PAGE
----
Calling DOT to account on I-26 median trees
The state Department of Transportation continues to draw fire for its drastic plan to clear-cut nearly 30 miles of median along I-26, and rightly so. Too bad there’s been no apparent movement by the DOT to reconsider the proposal.
Maybe a Senate measure to halt the project, pending a legislative review, will get the agency’s attention. Its sponsor, Sen. Larry Grooms, spoke for those who have raised objections to the plan: “I really want to see why they are doing it, and if there is an alternative.”
Of course there’s an alternative. The DOT could choose an approach that would improve safety on the highway while respecting the scenic contribution that trees provide.
Under such a plan, some of the trees probably would be removed to provide for a center safety cable, as recommended by DOT engineers. But most could be retained by using other safety measures.
There’s no good reason for the DOT to rule out guardrails, for example. They are used along wooded stretches of I-95 in the Pee Dee to enhance motorist safety — and to preserve trees in the median.
Sen. Grooms wants the project to be reviewed by the Legislature’s Joint Transportation Review Committe. On Thursday, the Senate Transportation Committee, which Sen. Grooms chairs, sent the proposal to the full Senate. It could be debated as early as next Wednesday.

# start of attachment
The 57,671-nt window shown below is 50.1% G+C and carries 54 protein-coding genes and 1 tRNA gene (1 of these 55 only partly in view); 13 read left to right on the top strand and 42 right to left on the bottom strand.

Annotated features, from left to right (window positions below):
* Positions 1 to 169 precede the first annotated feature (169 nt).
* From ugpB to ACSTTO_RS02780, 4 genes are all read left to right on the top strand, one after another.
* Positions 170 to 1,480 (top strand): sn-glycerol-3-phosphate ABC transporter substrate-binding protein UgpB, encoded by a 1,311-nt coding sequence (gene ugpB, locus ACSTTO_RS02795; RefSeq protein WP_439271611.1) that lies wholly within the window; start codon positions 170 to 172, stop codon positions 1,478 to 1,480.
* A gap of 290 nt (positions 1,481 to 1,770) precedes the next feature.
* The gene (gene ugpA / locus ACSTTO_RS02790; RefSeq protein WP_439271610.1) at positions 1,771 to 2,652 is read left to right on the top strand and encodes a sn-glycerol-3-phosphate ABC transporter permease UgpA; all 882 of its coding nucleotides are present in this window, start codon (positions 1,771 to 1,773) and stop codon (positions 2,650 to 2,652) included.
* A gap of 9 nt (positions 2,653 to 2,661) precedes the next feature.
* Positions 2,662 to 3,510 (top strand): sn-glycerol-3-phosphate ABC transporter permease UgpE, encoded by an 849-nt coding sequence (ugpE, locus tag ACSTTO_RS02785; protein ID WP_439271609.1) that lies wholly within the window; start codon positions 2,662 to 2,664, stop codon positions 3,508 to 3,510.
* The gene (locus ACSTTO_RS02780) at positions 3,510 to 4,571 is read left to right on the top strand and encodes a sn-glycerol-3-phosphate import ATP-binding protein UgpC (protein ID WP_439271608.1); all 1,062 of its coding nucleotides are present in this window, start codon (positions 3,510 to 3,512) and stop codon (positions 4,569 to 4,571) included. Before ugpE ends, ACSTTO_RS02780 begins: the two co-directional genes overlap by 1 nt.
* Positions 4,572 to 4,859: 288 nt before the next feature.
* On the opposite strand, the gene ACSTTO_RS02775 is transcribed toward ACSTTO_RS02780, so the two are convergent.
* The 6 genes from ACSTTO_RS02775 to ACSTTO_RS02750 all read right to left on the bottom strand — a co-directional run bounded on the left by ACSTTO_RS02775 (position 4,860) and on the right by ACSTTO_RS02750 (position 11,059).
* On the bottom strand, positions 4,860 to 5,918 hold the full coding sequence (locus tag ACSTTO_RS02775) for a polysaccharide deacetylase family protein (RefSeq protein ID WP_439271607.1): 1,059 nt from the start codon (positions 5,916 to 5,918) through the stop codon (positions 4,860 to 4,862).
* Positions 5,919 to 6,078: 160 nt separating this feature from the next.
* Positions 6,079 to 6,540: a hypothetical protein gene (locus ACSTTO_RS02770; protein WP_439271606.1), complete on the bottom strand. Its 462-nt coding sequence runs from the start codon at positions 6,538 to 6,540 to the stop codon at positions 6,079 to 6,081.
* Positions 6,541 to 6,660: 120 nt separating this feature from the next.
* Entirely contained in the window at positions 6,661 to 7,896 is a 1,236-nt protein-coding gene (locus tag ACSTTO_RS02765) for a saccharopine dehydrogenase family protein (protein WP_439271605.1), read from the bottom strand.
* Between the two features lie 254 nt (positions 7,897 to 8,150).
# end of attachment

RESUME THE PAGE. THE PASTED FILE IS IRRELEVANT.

If the proposal gets legislative approval, the project would be delayed until the review panel makes a recommendation.
Meanwhile, 1st District DOT Commissioner Jim Rozier is urging the agency to revise its plans so that hardwoods can be preserved within the median, particularly along Four Holes Swamp, a protected area that provides valuable wildlife habitat.
It’s unfortunate that the DOT invites legislative involvement by its unwillingness to gauge public sentiment before advancing a project that was bound to create controversy.
Apparently, the DOT is simply tone deaf on matters of preserving scenic roadways, such as the portion of I-26 in question. In this instance, the highway commission even declined to support the objections raised by the resident commissioner.
The DOT should recognize that South Carolinians want to retain scenic roadways, and are prepared to act on their behalf even when it inconveniences the agency’s plans or disrupts its schedule.
Maybe a trip on I-26 between Summerville and I-95 this spring would give DOT planners some perspective.
The yellow jessamine and redbud already are blooming in the median.